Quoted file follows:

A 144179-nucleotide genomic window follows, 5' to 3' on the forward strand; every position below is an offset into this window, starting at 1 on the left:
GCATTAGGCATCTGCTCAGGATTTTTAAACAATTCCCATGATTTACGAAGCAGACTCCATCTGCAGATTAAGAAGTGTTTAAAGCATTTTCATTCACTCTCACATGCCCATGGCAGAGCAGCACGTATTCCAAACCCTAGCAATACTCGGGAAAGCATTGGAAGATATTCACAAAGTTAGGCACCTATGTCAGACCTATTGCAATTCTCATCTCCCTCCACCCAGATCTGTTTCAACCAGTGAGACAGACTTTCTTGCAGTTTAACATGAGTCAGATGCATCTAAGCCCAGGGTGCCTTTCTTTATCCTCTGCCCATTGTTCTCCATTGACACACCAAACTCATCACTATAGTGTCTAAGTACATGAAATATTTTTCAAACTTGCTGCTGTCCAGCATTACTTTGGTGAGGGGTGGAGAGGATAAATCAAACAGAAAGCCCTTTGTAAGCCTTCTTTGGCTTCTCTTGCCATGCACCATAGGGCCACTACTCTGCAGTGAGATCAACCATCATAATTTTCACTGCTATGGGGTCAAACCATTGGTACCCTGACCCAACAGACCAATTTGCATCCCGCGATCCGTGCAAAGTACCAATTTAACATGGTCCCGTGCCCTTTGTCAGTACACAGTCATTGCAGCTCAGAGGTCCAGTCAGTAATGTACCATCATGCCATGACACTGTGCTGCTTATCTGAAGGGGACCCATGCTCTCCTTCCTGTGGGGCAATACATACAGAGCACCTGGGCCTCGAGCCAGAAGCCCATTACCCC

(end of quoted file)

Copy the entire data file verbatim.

A 144179-nucleotide genomic window follows, 5' to 3' on the forward strand; every position below is an offset into this window, starting at 1 on the left:
GCATTAGGCATCTGCTCAGGATTTTTAAACAATTCCCATGATTTACGAAGCAGACTCCATCTGCAGATTAAGAAGTGTTTAAAGCATTTTCATTCACTCTCACATGCCCATGGCAGAGCAGCACGTATTCCAAACCCTAGCAATACTCGGGAAAGCATTGGAAGATATTCACAAAGTTAGGCACCTATGTCAGACCTATTGCAATTCTCATCTCCCTCCACCCAGATCTGTTTCAACCAGTGAGACAGACTTTCTTGCAGTTTAACATGAGTCAGATGCATCTAAGCCCAGGGTGCCTTTCTTTATCCTCTGCCCATTGTTCTCCATTGACACACCAAACTCATCACTATAGTGTCTAAGTACATGAAATATTTTTCAAACTTGCTGCTGTCCAGCATTACTTTGGTGAGGGGTGGAGAGGATAAATCAAACAGAAAGCCCTTTGTAAGCCTTCTTTGGCTTCTCTTGCCATGCACCATAGGGCCACTACTCTGCAGTGAGATCAACCATCATAATTTTCACTGCTATGGGGTCAAACCATTGGTACCCTGACCCAACAGACCAATTTGCATCCCGCGATCCGTGCAAAGTACCAATTTAACATGGTCCCGTGCCCTTTGTCAGTACACAGTCATTGCAGCTCAGAGGTCCAGTCAGTAATGTACCATCATGCCATGACACTGTGCTGCTTATCTGAAGGGGACCCATGCTCTCCTTCCTGTGGGGCAATACATACAGAGCACCTGGGCCTCGAGCCAGAAGCCCATTACCCC